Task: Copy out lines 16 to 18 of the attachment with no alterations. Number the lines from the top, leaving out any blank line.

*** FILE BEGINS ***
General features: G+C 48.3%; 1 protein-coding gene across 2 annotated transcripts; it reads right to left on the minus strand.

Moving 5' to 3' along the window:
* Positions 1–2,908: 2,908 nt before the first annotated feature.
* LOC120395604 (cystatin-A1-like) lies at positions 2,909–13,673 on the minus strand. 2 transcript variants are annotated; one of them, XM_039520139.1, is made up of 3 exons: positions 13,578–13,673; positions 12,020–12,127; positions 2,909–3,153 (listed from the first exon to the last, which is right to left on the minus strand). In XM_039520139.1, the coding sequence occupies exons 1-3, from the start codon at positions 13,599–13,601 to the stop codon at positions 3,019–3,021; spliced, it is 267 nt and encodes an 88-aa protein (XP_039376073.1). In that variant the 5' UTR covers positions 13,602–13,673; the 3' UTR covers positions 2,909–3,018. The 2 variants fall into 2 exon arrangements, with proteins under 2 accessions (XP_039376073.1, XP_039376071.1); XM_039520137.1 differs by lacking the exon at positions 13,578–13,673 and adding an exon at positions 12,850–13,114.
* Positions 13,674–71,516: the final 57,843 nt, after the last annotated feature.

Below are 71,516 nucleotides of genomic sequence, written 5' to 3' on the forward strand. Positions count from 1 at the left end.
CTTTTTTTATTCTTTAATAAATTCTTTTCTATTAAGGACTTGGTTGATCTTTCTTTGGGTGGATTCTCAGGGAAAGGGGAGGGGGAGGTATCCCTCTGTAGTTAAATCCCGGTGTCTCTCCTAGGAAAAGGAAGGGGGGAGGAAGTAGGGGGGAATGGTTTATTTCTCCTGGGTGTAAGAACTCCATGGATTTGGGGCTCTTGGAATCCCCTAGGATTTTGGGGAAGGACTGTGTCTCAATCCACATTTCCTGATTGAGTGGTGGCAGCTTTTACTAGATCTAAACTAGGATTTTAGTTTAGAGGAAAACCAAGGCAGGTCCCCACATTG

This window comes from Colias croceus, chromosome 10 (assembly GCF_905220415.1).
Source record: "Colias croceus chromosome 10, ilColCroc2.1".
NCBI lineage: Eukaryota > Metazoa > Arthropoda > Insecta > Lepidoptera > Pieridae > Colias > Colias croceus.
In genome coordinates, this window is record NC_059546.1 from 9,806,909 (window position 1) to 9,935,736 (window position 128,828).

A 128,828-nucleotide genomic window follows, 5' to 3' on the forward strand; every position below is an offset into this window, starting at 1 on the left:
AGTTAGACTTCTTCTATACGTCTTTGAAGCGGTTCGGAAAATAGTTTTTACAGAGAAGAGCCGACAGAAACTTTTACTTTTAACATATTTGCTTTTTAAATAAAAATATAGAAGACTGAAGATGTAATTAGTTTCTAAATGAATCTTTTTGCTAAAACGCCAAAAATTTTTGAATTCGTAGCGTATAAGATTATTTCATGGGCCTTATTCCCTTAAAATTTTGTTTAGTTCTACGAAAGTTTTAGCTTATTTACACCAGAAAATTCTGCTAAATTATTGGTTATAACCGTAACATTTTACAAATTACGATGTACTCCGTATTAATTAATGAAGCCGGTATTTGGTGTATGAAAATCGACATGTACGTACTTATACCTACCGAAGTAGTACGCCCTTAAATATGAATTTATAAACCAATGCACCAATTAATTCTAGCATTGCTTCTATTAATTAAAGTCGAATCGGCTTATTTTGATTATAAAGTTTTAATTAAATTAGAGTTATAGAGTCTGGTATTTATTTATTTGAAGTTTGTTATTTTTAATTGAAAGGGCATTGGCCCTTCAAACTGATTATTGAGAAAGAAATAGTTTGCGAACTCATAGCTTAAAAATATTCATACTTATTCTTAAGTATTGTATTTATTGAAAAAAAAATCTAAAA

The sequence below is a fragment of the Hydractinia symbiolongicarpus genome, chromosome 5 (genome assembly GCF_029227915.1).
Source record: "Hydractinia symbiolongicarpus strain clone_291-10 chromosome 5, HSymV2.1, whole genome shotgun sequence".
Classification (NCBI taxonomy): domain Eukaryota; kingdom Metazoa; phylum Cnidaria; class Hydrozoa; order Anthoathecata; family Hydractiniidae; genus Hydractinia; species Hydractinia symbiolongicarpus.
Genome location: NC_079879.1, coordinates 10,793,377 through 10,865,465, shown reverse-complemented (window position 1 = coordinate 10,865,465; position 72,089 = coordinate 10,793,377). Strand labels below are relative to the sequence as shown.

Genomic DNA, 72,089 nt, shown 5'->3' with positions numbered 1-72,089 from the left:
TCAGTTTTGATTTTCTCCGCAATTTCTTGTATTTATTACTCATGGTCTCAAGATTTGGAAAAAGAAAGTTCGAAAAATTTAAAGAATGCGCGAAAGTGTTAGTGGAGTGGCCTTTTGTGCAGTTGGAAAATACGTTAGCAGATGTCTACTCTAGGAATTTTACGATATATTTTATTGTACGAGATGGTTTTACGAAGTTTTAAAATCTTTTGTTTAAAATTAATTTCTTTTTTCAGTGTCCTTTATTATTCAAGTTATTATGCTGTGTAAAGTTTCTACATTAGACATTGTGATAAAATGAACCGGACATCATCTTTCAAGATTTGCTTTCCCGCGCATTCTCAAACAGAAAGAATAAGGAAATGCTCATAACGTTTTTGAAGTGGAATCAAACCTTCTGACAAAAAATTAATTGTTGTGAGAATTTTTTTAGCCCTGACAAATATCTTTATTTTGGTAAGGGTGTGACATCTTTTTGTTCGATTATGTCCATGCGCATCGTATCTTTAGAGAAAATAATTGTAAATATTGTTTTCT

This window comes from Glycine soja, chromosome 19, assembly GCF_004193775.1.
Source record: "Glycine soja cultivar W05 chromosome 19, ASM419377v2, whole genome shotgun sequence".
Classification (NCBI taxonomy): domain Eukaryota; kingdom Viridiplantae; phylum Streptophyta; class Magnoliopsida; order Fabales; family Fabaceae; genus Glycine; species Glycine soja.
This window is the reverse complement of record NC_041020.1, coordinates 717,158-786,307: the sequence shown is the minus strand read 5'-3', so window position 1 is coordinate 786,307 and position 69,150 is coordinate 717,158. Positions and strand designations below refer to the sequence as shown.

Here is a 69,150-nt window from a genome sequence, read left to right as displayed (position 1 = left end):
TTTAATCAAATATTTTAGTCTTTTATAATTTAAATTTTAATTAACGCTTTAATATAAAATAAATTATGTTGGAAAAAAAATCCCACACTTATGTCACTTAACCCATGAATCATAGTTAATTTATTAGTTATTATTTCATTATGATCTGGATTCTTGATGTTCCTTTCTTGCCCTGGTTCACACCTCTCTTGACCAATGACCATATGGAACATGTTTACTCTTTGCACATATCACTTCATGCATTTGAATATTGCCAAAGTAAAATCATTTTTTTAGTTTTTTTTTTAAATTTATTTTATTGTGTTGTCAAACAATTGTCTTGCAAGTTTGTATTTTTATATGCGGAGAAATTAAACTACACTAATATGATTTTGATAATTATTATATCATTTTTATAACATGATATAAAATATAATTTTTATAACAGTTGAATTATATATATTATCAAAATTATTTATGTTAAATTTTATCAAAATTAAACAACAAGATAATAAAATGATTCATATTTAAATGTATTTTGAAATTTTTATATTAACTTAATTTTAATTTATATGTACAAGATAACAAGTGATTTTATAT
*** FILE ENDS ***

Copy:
Classification (NCBI taxonomy): domain Eukaryota; kingdom Metazoa; phylum Cnidaria; class Hydrozoa; order Anthoathecata; family Hydractiniidae; genus Hydractinia; species Hydractinia symbiolongicarpus.
Genome location: NC_079879.1, coordinates 10,793,377 through 10,865,465, shown reverse-complemented (window position 1 = coordinate 10,865,465; position 72,089 = coordinate 10,793,377). Strand labels below are relative to the sequence as shown.

Genomic DNA, 72,089 nt, shown 5'->3' with positions numbered 1-72,089 from the left: